Thursday, November 15, 2007

The Rock Orchard

The Rock Orchard by Paula Wall was originally published in 2005. My hardcover copy is 244 pages long. This was Wall's first novel. Her writing is reminiscent of Fannie Flagg - only it's not as good. Wall has considerably less character and plot development than Flagg. Although this was an enjoyable book to read, with it's one-dimensional characters it was also quite predictable and, in some ways, came off as an extended series of one liners. I enjoy humorous writing as much as the next person, but I also enjoy a little intelligent development to a novel beyond the obvious. Don't get me wrong, if you stumble across a copy, feel free to read it but know that it's not going to have a whole lot of depth. This would be a great recreational read for summer or over the holidays.

From Amazon:
The Belles have been in Leaper's Fork, Tennessee, since before the Civil War, and the Belle women have been strong, independent, and lusty. But in spite of their shocking behavior, the citizens of Leaper's Fork don't hesitate to come to them with their problems or have Belles lay hands on their newborn babies, for the Belles seem to have the sight as well. Charlotte likes to smoke cigars and make money. Not a fan of children, she nevertheless begrudgingly takes in her sister's child, Angela. Charlotte's child-raising technique is "free range," which ultimately leads to a young Angela begetting her own illegitimate daughter, Dixie. No one knows who the father is, but it doesn't slow down Angela and her sultry ways. The Belles' influence is felt throughout Leaper's Fork, and just as inviting are the townspeople in Wall's wonderfully endearing story of love, life, and change, and Wall's extraordinary and original style is the icing on one very enticing cake. Maria Hatton, Copyright © American Library Association.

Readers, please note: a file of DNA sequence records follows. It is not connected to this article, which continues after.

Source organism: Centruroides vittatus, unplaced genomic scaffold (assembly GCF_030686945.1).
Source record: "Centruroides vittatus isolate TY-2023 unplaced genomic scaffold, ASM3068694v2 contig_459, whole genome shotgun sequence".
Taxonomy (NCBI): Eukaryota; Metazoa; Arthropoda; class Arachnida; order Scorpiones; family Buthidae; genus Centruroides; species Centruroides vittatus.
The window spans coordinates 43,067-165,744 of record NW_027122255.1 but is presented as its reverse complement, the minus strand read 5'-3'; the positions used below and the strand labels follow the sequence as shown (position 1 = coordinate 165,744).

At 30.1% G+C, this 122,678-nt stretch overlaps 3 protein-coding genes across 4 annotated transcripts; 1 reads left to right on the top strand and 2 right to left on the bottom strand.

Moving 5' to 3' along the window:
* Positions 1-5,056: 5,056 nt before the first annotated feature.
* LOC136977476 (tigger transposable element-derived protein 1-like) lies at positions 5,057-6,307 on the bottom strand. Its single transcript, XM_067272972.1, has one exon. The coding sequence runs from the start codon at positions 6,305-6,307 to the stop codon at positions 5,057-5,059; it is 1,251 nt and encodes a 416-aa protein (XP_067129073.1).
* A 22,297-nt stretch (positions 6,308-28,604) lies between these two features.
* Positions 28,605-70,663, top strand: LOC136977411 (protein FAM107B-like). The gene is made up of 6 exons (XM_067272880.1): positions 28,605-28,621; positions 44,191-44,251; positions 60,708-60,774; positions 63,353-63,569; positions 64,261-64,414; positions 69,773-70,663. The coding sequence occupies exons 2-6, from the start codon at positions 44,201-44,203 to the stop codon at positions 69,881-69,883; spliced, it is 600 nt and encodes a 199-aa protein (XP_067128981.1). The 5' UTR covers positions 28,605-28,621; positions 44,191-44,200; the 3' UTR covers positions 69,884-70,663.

"Despite her flawless track record [in predicting the future], Bedford Braxton Belle wouldn't listen when she told him hard liquor would be the death of him. You can lead a horse to water, but a jackass takes his whiskey straight up."

"Charlotte had no time for weak men or foolish women. She especially disliked tedious people. Since it had been her experience that most people were tedious, she disliked most people."

"Lettie was a born-again Baptist. It had been Charlotte's observation that while the Baptists and the Church of Christ shared the same how-to manual, there was considerable brand loyalty." (Note that this is a whole paragraph in the book.)

"Nothing ties the tongue like knowing a secret that would hurt a man more than the lie he is living."

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